My name is Randy and I am a person in recovery. What that means to me is that I have a life, and people who support me as I live without having to use substances. I can plan, I have goals and dreams, I work hard and get to see many of my dreams come true. Before recovery it was the exact opposite. I couldn’t plan, I couldn’t hold a job, I couldn’t complete my education, I couldn’t do anything except for relapse. I didn’t want to use substances but I didn’t have any way to stop.
My story started out just like many others around me. My friends and I would have a few drinks when we could sneak some liquor from one of our parent’s. In early adolescence, when I was trying to figure out things like how to kiss girls, drinking made me feel more comfortable. It became apparent that drinking or using something was a priority for me especially when socializing.
During that same period in my life, in what seemed like a blink of the eye, things quickly went wrong. My father lost his job, there were serious financial issues, we lost our home and my parents split up. Just to add more chaos, my aunt, who was dealing with a mysterious illness, was diagnosed with HIV/AIDS from injection drug use.
I was already using substances to find comfort and feel like I fit in. I am sure there was a way to cope with all of the things happening around me but when I was faced with increased family instability and uncertainty, my reaction was to use more. I found myself around adults, who knew how to sell drugs so they could continue their habit. I quickly picked up on the technique and found a way to perpetuate myself to continual use. In all the chaos of my family life, this actually seemed like a way to gain independence. I could provide myself with the means to escape whenever I wanted and for however long I needed. Looking back at it, I was only entrenching dependence and vulnerability that would stay with me throughout my life.
I made many attempts at recovery but they all failed miserably. I had periods of abstinence and made progress in my life but I always carried the hindrance of substance use with me. Ultimately, I reached a point where I became completely non-functional. It was in this state of misery that I was told I’m going to be a father. “Poor kid” I thought to myself, to be born with a father like me. While I had resigned myself to my condition, I was going to try one last time to straighten out… I wanted to be a father to the little girl that was on her way.
There were long lines for treatment. They told me to call every couple of days to try and get into rehab. I would relapse and lose my place on the waiting list. Finally, a clinician told me I should go to the emergency room and say I was suicidal to get placed immediately. It sounded insane to think that anyone would have to do that to get treatment. Another relapse and I took the suggestion. I admitted myself to the ER as suicidal (even though I wasn’t) and I was placed in a drug rehab.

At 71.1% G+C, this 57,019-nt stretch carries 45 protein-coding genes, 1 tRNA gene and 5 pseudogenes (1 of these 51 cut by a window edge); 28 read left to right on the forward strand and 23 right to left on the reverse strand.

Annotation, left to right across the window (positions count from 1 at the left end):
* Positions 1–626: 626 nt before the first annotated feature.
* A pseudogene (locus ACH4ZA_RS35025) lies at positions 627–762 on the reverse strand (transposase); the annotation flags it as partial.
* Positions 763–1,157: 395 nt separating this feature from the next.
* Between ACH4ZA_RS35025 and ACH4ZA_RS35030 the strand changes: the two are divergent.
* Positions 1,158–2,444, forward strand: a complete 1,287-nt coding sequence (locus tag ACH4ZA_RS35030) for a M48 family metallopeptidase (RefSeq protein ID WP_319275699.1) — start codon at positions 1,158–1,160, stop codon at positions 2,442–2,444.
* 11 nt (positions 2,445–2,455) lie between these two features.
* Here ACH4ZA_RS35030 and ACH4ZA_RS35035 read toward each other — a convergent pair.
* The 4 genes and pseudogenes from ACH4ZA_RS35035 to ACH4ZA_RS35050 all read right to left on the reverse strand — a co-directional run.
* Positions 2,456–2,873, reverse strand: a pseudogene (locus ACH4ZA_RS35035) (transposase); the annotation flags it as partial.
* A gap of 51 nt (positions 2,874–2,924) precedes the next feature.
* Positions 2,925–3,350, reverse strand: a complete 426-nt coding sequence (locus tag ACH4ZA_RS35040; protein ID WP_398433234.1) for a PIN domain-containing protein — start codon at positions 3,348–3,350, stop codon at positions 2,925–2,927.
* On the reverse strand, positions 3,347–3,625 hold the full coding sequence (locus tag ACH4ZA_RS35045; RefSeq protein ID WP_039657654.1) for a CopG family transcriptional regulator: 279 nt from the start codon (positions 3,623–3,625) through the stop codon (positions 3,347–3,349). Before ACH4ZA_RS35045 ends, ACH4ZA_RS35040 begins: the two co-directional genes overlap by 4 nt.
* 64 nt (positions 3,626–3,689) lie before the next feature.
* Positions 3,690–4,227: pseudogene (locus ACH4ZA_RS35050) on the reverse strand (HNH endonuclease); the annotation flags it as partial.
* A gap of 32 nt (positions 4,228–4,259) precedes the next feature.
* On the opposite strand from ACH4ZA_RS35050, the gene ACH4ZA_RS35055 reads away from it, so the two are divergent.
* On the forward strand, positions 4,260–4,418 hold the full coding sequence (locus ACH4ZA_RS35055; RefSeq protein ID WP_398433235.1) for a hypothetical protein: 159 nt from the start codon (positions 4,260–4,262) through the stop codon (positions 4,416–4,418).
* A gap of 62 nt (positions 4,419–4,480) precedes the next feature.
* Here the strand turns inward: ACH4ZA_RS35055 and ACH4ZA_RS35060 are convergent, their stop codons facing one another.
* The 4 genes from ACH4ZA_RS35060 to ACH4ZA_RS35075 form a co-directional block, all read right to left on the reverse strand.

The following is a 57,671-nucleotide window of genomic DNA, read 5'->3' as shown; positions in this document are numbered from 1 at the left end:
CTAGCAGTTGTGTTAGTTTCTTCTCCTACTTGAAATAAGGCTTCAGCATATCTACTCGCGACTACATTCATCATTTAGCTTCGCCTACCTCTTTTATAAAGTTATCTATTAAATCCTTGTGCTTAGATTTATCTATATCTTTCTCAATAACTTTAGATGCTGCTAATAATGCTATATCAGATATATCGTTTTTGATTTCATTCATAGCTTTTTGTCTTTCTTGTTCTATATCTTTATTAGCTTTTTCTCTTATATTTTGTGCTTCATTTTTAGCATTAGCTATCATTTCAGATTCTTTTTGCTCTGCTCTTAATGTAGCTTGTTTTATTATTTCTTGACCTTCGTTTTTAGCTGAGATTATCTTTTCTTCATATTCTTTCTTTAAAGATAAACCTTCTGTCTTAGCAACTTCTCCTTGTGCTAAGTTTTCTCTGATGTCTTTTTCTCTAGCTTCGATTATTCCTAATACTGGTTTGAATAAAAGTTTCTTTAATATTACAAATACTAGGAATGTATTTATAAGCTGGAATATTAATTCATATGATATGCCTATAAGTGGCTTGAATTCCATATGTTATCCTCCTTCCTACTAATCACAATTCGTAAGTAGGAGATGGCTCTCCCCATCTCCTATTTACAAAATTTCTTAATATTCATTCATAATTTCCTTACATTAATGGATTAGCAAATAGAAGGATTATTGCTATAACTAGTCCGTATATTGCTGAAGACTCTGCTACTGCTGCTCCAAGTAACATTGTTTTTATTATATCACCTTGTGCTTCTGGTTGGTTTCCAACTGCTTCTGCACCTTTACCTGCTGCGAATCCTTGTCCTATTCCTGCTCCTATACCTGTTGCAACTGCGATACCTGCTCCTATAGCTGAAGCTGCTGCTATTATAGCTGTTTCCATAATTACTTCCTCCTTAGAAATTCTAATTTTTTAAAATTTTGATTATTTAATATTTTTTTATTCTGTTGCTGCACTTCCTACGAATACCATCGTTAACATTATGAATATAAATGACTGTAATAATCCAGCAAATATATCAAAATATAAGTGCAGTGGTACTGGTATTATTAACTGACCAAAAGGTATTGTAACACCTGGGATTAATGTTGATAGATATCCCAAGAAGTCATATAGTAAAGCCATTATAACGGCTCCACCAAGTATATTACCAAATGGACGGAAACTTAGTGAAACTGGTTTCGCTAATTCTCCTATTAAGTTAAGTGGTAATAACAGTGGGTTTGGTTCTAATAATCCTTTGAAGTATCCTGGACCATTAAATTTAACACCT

In drug rehab I felt like every moment of my life was controlled and scrutinized. It seemed like everyone was put on medication and I know I was given medications that I didn’t need or want – when they caused anxiety and despair as bad as the drugs I was trying to get off of, I left. I would go to four rehabs in total with similar experiences in addition to half a dozen outpatient programs.
I finally found a simple group that met once a week. I felt like I could actually breathe there. I could talk about the stuff going on in my life and get support and insight from people who wanted to help me and had gone through the same thing. I gained some traction. I was present in my daughter’s life. I completed my college degree and I even started a career of my own choosing.
My life started to come together and my daughter, who I had seen so seldom, was now coming to live with me. I went from being an estranged father to being a full-time dad and a pretty good one at that. I had a lot to be grateful for and I didn’t want to jeopardize it.
Recovery gave me the ability to deal with issues that I had never been able to face but had affected me profoundly. Early childhood sexual experiences, which were emotionally painful to recount, were finally processed enabling me to accept and heal. Acceptance allowed me to cope and gain self-confidence enough to understand that I don’t have to live with feelings of worthlessness and fear which had contributed to so many of my poor decisions.
Today, I am able to enjoy the many beautiful things in my life. I would not want anyone to go through my experiences but I am glad that I have them as they have made me into the person I am today. As it turns out, that little girl has a good life filled with healthy experiences and people who lover her including her dad…and you know what, so do I.